The challenge for us is that we only have one physical office in the company. So, essentially all of our employees – field employees and field management – all work from home. There is no central location that they would go into. So, in the past, it was kind of the wild west when it came to purchasing. There was an expectation as to what you could buy and what was allowed, but, for the most part, all of our purchasing was post-purchase approval.
So, the challenge was that we really didn’t know what our expenses were until well after the month was over. That made things very difficult from a financial monitoring standpoint to understand where we’re going to wind up for the month and how much purchasing was being done.
As far as cultural norms or supervisions, there was no enforcement or no regulation when things weren’t approved. Now that we have moved to Procurify, there is a very strong expectation in the company to move as much purchasing and expense reporting through Procurify in order to have the controls that we lacked before. Procurify, being a web-based system and available on the phones and on the web to our employees that are remote, makes it very easy for us to have a central system that is distributed across the entire country for our workforce. The cloud-based model that Procurify offers really is the only way that we could get our company to work on purchasing.
You just touched on it, but I was wondering if you could quantify how important having remote access to Procurify is for your company?
It is absolutely essential. We do not provide any access for employees to remote or VPN into our central office. So, the only business model that we have for all of our remote, disconnected workers is web access.
Sterling Bank Services has an IT department with the resources to host technologies on-premise. What influenced your decision to go with a cloud-based software solution such as Procurify?
It was several things. We want to move more and more of our resources into a cloud-based environment because we do not want to maintain the staff or the computing resources in-house to support systems. So, even though we have the capability to spin up systems and to install software and to maintain that, we believe that it is a no-brainer to offload the software to a cloud-based provider.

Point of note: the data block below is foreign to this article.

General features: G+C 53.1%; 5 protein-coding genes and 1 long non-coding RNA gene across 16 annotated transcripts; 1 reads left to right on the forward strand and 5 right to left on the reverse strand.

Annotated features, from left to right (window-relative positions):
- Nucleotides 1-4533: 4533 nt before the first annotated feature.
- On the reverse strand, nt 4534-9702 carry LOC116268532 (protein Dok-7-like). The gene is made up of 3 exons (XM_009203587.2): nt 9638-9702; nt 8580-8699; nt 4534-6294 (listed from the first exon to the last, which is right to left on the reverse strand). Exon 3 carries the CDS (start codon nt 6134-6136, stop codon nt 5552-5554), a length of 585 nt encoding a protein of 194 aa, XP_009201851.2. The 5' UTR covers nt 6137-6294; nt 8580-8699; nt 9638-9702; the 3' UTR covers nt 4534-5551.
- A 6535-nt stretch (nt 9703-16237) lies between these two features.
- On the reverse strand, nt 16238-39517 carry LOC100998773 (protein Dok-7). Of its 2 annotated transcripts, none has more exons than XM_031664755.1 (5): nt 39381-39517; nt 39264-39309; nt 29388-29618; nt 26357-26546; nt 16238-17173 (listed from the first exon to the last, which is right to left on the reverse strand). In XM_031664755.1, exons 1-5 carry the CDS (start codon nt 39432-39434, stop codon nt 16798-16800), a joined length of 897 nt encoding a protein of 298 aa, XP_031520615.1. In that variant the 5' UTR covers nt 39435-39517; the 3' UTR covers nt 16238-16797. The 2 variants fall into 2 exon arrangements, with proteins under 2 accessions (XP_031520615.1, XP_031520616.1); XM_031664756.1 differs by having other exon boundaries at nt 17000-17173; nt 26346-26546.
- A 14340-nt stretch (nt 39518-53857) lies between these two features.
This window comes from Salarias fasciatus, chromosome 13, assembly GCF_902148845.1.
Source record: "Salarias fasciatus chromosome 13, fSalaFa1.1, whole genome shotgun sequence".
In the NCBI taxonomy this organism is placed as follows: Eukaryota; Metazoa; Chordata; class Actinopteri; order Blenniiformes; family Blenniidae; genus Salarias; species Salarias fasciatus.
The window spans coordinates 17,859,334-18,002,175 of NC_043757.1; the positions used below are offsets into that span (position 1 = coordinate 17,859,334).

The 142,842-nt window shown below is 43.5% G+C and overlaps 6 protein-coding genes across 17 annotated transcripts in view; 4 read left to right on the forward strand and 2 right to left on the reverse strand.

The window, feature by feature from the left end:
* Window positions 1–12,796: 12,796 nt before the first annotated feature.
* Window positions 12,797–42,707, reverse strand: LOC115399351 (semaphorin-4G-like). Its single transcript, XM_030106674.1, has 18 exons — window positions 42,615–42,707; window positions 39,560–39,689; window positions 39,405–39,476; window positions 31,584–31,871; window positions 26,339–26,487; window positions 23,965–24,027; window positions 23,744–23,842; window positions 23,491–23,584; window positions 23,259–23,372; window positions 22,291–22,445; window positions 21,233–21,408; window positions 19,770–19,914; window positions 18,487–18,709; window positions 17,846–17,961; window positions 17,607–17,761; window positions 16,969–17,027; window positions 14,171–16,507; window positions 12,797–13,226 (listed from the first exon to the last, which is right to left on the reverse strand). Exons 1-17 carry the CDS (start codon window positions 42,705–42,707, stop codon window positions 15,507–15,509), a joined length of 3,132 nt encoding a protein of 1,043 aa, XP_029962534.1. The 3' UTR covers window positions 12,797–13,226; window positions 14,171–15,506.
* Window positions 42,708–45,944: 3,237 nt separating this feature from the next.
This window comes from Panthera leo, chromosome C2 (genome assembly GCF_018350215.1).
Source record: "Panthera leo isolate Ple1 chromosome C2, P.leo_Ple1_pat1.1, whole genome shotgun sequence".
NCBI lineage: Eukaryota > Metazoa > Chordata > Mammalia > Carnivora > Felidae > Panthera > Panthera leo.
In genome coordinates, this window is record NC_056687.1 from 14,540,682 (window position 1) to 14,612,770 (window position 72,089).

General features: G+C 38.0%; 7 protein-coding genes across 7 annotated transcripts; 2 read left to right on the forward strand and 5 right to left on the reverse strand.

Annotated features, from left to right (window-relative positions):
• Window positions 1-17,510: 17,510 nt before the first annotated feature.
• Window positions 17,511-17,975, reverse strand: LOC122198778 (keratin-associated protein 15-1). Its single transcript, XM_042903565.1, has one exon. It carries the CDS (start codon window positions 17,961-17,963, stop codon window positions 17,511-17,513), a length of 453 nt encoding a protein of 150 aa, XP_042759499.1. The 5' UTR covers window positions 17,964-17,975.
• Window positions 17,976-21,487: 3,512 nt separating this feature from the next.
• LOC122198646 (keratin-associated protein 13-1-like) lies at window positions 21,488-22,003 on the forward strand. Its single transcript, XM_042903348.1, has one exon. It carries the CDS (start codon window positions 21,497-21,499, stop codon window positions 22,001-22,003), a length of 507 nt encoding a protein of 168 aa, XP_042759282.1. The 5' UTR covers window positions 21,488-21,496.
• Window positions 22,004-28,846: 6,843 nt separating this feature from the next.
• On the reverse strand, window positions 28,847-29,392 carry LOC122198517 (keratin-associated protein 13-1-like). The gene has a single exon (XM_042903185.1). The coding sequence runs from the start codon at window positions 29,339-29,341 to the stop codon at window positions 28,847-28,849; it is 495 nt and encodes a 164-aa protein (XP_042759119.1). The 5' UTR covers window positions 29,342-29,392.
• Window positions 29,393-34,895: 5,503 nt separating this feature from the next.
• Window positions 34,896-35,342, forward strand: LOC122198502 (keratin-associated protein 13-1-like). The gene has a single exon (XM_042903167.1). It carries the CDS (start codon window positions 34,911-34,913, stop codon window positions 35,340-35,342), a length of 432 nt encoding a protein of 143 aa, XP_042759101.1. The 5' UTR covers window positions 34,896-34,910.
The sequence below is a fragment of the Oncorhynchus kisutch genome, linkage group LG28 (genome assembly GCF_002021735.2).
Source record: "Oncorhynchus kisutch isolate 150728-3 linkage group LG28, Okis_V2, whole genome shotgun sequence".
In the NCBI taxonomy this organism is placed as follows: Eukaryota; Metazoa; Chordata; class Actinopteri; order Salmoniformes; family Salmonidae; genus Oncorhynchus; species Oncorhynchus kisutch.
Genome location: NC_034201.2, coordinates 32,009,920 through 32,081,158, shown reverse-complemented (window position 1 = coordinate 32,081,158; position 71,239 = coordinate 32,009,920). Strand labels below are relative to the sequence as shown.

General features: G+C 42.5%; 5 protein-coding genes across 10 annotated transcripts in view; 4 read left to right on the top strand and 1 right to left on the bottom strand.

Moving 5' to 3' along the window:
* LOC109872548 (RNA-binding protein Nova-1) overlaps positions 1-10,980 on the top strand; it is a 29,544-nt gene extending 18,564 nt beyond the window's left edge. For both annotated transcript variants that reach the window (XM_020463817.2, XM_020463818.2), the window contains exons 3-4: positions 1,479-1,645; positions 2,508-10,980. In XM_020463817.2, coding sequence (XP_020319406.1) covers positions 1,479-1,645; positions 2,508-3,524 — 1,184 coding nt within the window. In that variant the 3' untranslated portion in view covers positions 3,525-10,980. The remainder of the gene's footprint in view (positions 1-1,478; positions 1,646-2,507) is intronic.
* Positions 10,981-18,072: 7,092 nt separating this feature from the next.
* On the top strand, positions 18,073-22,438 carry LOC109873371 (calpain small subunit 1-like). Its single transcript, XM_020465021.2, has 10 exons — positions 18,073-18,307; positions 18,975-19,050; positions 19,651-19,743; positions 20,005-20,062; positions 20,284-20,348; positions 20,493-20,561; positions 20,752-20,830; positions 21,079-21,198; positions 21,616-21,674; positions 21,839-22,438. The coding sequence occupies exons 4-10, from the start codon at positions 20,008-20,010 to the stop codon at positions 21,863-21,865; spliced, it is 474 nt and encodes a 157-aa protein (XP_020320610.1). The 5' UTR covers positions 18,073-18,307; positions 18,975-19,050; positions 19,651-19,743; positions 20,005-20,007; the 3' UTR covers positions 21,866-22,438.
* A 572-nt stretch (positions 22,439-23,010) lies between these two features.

And, finally, we believe that we will see the benefits of cloud-based software such as frequent updates more often than if we installed software on premise.
How did Procurify help?
The most clear and visible benefit of Procurify has been, thus far, on the expense report side. Just having all of our POs go through Procurify, as well as the implementation and recognition of the software has made people realize that they do have to put things in the system and they do have to get expenses approved.
The knowledge that the software is there, and that there is an expectation to use it, has caused purchasing control to be much tighter than it was before. The software is accessible – purchasing is no longer a back-office process, it is something that we extend to everyone in our organization. Procurify really takes purchasing from being a specialized back-office process to being something that is accessible to all of our employees and makes it possible for all of them to participate in the purchasing process. I don’t think that level of participation would be possible with a traditional ERP system.
Was there anything in particular about the Procurify experience that most impressed you, or that you found most beneficial? User experience? Customer Success? Onboarding?
The usability and the accessibility of the software is the number one reason we chose Procurify. The user interface and the simplicity of the software coupled with the ability to provide all of the core purchasing functions that we need was a huge benefit.
The onboarding process has also been great. Working with Kurtis Warren and Kenneth Loi and others has been a pleasure. The ability to contact someone directly within the software is especially important.